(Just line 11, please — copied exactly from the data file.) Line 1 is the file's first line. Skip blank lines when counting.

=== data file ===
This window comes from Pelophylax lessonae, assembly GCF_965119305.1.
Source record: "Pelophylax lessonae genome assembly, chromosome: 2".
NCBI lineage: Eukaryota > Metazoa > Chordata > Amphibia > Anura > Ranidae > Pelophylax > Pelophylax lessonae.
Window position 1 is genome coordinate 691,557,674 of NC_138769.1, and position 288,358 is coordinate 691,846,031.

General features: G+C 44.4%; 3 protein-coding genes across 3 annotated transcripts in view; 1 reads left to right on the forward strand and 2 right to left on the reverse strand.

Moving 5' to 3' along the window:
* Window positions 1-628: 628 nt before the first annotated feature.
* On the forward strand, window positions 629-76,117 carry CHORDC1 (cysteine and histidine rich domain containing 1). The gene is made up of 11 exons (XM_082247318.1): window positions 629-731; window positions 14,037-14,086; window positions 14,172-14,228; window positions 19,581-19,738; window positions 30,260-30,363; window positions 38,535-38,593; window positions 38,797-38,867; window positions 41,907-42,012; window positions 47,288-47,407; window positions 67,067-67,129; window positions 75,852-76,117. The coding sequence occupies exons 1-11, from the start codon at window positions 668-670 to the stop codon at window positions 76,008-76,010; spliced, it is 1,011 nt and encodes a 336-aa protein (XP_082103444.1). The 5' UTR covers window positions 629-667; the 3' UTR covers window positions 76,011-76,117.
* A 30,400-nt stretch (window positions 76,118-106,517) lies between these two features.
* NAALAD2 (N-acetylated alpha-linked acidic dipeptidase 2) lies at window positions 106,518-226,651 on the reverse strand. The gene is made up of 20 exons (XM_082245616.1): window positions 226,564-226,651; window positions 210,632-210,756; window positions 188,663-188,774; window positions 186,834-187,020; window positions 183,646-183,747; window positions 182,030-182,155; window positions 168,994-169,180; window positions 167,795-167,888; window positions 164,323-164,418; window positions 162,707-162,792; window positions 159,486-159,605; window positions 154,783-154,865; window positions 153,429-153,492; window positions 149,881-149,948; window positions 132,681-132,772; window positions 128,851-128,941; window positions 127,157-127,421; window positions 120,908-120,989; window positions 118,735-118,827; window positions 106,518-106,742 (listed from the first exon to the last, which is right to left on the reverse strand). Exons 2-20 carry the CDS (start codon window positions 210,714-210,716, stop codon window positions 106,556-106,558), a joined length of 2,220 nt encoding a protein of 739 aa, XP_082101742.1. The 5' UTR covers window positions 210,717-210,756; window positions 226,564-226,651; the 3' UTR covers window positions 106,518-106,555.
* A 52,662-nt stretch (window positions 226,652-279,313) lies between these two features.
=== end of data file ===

* A 52,662-nt stretch (window positions 226,652-279,313) lies between these two features.